A Caper Down Under

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By Rachel Davis

As a musician, this career can take you to places you never expect, at the very last minute. The latest edition of this in my life happened to me back in May, when I had the great opportunity (thanks to the Celtic Colours International Festival) to travel to Australia with my fellow musician Maxim Cormier, for two weeks of adventure, music, and meeting wonderful new people. The process of finding out, and actually jetting off to Oz was a bit of a whirlwind, but it didn’t take long to relax with some great musicians and start exploring and playing tunes!

The part that sticks in my mind the most about the trip would have to be collaborating for two days with Australian and Scottish musicians on a beautiful piece of music written by John Somerville, which would be performed at the National Celtic Festival in Portarlington. This was something brand new to me – I’ve never been involved in this type of “Celtic orchestra” before, and it amazed me how quickly so many parts came together. With such a wide variety of instruments, and so many melody and harmony parts coming together, it was wonderful to watch all of these roles come together, and so quickly. The piece was written by John for the voyage of the ship Hector, which traveled from Scotland to Nova Scotia (where I’m from) and came above terrible conditions to make it to Canada. Some folks would later leave Nova Scotia and head for Australia, proving there’s more of a connection with all of our countries than many of us realized. It was amazing to listen to everything come together, and perform it at the festival.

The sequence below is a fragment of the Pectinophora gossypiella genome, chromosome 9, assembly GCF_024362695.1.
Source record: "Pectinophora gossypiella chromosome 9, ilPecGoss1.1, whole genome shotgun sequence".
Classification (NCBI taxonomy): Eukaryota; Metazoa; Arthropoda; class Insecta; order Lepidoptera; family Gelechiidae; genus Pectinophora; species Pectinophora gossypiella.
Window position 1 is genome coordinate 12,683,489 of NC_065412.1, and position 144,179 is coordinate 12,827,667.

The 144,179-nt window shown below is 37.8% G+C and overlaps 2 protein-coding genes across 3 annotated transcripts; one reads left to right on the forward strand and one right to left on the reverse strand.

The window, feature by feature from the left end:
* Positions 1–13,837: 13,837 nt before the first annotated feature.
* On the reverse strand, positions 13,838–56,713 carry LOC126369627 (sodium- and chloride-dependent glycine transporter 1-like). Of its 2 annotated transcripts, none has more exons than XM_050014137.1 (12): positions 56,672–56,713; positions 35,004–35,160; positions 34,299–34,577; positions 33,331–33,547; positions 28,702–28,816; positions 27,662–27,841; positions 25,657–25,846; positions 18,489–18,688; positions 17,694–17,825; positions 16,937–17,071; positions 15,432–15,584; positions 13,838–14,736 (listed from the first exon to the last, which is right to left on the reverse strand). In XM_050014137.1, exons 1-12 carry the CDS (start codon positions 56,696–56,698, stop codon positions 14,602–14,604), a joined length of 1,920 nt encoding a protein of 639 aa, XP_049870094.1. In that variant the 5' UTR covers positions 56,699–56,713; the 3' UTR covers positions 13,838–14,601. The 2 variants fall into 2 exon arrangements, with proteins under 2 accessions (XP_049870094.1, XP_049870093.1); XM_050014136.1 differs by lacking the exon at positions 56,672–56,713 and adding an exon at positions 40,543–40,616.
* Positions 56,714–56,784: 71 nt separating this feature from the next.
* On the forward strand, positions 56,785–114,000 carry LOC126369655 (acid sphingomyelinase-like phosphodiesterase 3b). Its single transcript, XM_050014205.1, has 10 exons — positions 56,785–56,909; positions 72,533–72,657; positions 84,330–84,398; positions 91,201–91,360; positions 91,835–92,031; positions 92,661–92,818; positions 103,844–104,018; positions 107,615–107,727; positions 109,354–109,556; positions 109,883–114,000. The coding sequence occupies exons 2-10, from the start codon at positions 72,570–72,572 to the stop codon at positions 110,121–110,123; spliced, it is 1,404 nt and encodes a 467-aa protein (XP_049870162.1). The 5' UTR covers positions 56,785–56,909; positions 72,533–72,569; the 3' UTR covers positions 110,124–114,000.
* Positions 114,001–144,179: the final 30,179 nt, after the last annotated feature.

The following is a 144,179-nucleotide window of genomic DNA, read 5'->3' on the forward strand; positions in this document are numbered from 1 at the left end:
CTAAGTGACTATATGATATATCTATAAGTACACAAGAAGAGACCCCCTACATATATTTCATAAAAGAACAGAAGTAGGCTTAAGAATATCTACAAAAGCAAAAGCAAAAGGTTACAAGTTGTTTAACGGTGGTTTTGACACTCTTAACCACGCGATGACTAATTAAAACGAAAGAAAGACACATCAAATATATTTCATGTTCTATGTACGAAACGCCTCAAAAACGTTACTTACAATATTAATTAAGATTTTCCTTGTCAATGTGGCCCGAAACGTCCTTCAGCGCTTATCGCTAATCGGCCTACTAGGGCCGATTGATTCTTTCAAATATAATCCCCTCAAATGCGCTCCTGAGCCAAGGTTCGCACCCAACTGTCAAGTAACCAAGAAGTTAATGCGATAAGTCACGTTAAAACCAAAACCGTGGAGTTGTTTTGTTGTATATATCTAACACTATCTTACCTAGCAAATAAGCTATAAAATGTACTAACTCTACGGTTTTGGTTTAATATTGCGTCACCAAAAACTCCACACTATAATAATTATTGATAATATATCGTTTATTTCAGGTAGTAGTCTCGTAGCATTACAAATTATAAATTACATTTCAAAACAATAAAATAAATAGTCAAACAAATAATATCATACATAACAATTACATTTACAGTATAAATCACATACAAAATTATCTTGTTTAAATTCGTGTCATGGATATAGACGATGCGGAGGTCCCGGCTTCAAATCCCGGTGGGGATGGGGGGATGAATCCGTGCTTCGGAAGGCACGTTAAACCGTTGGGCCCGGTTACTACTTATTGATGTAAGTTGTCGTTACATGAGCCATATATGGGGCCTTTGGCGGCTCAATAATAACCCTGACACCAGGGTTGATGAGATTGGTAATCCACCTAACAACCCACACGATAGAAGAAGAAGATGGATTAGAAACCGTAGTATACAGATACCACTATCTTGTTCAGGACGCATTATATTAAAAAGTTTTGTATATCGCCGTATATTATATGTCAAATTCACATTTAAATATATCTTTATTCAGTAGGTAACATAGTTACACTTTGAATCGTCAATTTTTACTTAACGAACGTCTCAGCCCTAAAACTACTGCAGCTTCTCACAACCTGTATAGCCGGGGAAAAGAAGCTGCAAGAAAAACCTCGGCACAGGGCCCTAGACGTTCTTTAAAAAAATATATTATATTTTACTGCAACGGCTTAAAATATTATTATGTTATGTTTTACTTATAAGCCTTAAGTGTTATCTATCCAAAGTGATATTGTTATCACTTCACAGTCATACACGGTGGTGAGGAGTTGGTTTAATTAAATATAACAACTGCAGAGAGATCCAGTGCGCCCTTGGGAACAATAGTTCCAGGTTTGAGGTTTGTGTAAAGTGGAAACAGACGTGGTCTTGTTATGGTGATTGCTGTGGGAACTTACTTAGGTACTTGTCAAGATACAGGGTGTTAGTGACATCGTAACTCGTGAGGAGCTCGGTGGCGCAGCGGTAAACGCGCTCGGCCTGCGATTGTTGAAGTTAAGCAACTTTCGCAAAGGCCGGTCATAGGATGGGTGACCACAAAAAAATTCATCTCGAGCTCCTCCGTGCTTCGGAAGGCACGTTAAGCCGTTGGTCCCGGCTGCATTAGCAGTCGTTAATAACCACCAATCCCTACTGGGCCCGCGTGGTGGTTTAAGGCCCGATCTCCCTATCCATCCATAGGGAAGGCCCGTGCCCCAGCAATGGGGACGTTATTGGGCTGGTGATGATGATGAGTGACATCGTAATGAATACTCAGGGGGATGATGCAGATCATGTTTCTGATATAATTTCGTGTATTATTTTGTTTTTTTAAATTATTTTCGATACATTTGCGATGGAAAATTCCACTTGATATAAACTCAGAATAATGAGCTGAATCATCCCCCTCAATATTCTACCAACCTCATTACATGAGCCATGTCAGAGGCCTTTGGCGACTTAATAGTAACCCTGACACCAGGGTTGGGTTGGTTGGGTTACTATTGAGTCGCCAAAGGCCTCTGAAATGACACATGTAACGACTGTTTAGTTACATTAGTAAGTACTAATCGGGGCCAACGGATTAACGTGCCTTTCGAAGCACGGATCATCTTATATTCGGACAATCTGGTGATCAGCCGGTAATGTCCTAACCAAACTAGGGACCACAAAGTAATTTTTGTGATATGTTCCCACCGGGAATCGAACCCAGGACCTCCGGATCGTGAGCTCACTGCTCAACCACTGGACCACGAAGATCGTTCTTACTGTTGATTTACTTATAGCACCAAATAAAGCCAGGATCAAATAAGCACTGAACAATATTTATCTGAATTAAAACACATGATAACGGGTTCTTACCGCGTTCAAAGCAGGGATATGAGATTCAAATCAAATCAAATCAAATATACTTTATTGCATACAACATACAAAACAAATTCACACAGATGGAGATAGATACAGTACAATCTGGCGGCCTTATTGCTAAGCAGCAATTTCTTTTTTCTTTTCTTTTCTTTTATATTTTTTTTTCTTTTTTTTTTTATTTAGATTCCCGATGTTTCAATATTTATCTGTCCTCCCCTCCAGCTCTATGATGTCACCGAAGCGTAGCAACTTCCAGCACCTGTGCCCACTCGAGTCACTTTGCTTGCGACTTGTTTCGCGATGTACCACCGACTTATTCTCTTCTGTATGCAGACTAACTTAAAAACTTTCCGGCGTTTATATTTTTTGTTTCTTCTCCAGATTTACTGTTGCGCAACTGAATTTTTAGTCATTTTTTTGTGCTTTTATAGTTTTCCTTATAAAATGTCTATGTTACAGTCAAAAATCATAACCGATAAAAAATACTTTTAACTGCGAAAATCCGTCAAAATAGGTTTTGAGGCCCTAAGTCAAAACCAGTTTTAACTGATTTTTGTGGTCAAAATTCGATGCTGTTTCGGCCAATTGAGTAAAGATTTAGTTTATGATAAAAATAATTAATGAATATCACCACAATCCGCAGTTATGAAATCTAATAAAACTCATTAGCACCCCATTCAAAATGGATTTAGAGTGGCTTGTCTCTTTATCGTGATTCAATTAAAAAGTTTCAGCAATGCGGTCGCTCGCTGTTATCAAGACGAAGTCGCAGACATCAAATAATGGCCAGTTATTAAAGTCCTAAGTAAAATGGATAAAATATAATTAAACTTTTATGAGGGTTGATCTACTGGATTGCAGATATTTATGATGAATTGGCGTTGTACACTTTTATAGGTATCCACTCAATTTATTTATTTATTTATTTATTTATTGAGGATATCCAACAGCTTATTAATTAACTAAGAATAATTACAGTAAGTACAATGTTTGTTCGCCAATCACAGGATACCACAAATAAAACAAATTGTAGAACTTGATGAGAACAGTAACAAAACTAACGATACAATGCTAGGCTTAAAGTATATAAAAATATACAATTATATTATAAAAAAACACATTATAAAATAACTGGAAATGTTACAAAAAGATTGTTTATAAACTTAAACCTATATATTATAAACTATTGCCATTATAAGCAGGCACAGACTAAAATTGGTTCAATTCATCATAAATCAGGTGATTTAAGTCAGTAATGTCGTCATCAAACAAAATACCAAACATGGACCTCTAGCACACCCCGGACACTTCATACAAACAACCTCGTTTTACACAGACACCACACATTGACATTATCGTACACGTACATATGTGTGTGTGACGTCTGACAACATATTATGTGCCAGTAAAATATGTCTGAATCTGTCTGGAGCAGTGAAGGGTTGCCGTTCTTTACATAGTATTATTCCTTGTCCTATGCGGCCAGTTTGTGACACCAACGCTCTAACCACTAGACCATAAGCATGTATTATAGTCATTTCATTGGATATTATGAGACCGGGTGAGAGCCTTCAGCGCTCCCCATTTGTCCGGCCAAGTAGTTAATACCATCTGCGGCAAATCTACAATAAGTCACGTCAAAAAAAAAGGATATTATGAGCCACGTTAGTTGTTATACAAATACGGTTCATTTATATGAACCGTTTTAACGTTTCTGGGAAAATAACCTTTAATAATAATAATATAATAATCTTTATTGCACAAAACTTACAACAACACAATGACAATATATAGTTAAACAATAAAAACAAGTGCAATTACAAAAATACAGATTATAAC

From playing tunes, to running around the rainy streets of Melbourne looking for restaurants, to spotting kangaroos along the Great Ocean Road, to listening to wicked bands in Portarlington, we had some great times over our short two week visit to Australia, but we made the most of it. Hanging out with the wonderful group of musicians from Feis Rois in Scotland was a blast, and we quickly found out from doing a couple of gigs together in Melbourne that we had quite a few tunes in common. Our fiddle style in Cape Breton came about from Scottish immigrants settling on the Island hundreds of years ago, so it’s only right that we we’d have a few that we all knew They’re all such wonderful people, along with our wonderful Cape Breton Aussie friend Jack, and I can’t wait until they all come to visit for our Celtic Colours Festival in October!